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Souter's bachelorhood sparked debate in '90

By Garance Franke-Ruta
The widespread speculation about Supreme Court nominee Elena Kagan's private life may be unusual, but the last never-married justice did not escape the nomination process without at least some of the same treatment, a review of news articles surrounding David Souter's summer 1990 nomination shows.

Time Magazine's Margaret Carlson noted in August 1990 that after being nominated, Souter "had barely left the podium in the press room of the White House before Republican Party officials were raising 'the 50-year-old bachelor thing,' which was widely interpreted as a way of introducing speculation that Souter is homosexual."

She dismissed that speculation with reference to girlfriends he'd had in law school and as a superior court judge, even interviewing one on what it was like to date him, and wrote that the more significant question was whether "a man who seems to prefer books to people can empathize with and understand the problems of ordinary people."

A July 1990 Miami Herald editorial speculated that Souter's bachelorhood could impact his ruling on laws governing extra-marital sex. "Judge Souter's private life as a 50-year-old lifelong bachelor will be scrutinized," the paper correctly predicted, though for a reason unlikely to come up this year: "Because the Court hears challenges to state laws that curtail sex outside of marriage, he will be pressed to explain his views on that power of the state to govern intimate behavior conducted privately."

Sen. Alan K. Simpson (R-Wyo.) addressed the speculation about the nominee in his opening remarks at Souter's confirmation hearing in about as direct a way as anyone. "Some of the panting and hand-wringing special interest groups are very disturbed about your quiet lifestyle - the fact that according to media reports, you spend some of your time with the law, music, books and nature. Good heavens! Some even seem to be concerned that he is a bachelor. And it is even clumsily and desperately suggested that he is somehow, quote, out of touch, unquote, and not in the mainstream, unquote, of humanity," he said, according to a transcript.

"Are we saying that a priest who took the vows of celibacy was not able to counsel the estranged and anguished wife or husband? Or comfort the tormented child because he or she had none? That logic surely diminishes and denigrates the doctrine and process and practice of several of the world's significant religious orders," Simpson added to his defense of the justice to be.

As is typical in Washington, Souter's bachelorhood later landed him on the hot catch lists.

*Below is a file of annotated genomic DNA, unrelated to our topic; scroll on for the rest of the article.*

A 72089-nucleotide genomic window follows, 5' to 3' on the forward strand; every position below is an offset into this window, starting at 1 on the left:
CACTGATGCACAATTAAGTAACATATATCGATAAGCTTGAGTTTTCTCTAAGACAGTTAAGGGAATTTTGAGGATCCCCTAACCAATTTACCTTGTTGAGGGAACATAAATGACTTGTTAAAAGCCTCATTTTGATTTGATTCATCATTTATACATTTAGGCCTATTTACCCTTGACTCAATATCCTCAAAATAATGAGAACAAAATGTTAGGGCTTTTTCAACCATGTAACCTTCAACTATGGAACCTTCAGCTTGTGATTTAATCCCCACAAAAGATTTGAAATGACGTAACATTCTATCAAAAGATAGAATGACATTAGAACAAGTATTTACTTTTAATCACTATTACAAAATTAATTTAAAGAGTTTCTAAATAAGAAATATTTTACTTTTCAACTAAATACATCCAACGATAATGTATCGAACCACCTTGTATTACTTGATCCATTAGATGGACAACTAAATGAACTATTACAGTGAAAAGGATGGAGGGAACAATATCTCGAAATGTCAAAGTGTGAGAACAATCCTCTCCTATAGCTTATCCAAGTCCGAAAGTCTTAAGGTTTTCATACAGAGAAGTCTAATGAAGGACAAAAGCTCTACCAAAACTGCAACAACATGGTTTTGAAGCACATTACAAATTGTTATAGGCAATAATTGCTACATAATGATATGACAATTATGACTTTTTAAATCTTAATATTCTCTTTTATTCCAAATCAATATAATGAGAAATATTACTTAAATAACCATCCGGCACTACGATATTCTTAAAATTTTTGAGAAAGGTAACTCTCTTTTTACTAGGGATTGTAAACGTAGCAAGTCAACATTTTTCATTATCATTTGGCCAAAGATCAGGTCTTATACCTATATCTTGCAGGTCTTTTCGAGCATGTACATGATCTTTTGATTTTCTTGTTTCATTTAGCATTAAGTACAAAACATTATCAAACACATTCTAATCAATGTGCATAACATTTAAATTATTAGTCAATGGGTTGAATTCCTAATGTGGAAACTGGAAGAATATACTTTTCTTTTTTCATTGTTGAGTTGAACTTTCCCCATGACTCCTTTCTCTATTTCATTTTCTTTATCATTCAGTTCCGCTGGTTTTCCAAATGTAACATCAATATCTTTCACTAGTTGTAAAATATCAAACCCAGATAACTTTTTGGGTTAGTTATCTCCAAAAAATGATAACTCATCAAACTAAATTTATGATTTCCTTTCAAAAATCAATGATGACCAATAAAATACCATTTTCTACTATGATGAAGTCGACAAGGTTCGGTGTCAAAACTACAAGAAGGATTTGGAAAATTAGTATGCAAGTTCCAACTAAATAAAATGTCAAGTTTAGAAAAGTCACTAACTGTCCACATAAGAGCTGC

"David Souter is not your standard hunka hunka burning love. News that the 51-year-old judge had never married set off a flurry of speculation that the Supreme Court might be getting its first gay justice," wrote Roxanne Roberts in The Washington Post in early Oct. 1990. "When reporters unearthed three former girlfriends, it appeared instead that he is simply a scholarly workaholic too busy for romance. Okay, so he's no Tom Cruise. No matter. He's a bachelor; more important, now he's a confirmed one. That makes him a hot ticket, the catch of the day, a Power Date. In short, Washington's idea of Extremely Eligible."

A month after his confirmation, Souter reflected on the experience. "When someone who has lived as privately as I have is suddenly subjected to the kind of scrutiny that's getting quotations from old girlfriends and so on of 20 years ago, you really do wonder how relevant that is to the issues of the day," the then 51-year-old bachelor told the Boston Globe.

He and Kagan might one day have a lot to talk about.

By Garance Franke-Ruta  |  May 13, 2010; 7:28 PM ET
Categories:  44 The Obama Presidency , Culture Wars , Supreme Court  
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So if gay judges can't make a decision on gay marriage, does that mean straight judges shouldn't be allowed to make any rulings on heterosexual topics?

So let's see, no heterosexual judges should rule on divorce court proceedings or child custody cases when the parents are heterosexual etc. etc.

I don't really care about the sex life of my judges. Given that most of them are men, the odds are pretty good that some large subset are cheating adulterers. Actually, they are likely cheating church-going adulterers, since most folks go to church. I do not.

Do I want to hear about their sex lives/religions/personal lives? No.

It's not relevant to the law, and it's not relevant to their job.

I don't understand why anyone cares about these things. Spend your time in better ways, and worry about your own behavior.

Posted by: savis_mom | May 15, 2010 4:54 AM | Report abuse

Re Kagan's "private life": Wasn't Clarence Thomas rather closely scrutinized by the Dems? And didn't they turn Bork into a verb? The GOP has more class.

Posted by: guthriej | May 14, 2010 5:29 PM | Report abuse

Re: post by lynnecatlover.

I every person was white and male, where would babies come from? Cloning?

Posted by: janye1 | May 14, 2010 10:37 AM | Report abuse

Gee williby sounds like you are the sicko. God made black3,white, brown, yellow , male female, bisexual and transgendered. Can you imagine how boring it would be if everyone was white,male and conservative ?????

Posted by: lynnecatlover | May 14, 2010 1:47 AM | Report abuse

Every time you turn around there's a "new" gay or lesbian judge on the court(s). We got this gay judge in California, deciding if Gay Marriage is Legal. "The biggest open secret in the landmark trial over same-sex marriage being heard in San Francisco is that the federal judge who will decide the case, Chief U.S. District Judge Vaughn Walker, is himself [a] gay [sicko]."

Posted by: williby | May 13, 2010 10:46 PM | Report abuse

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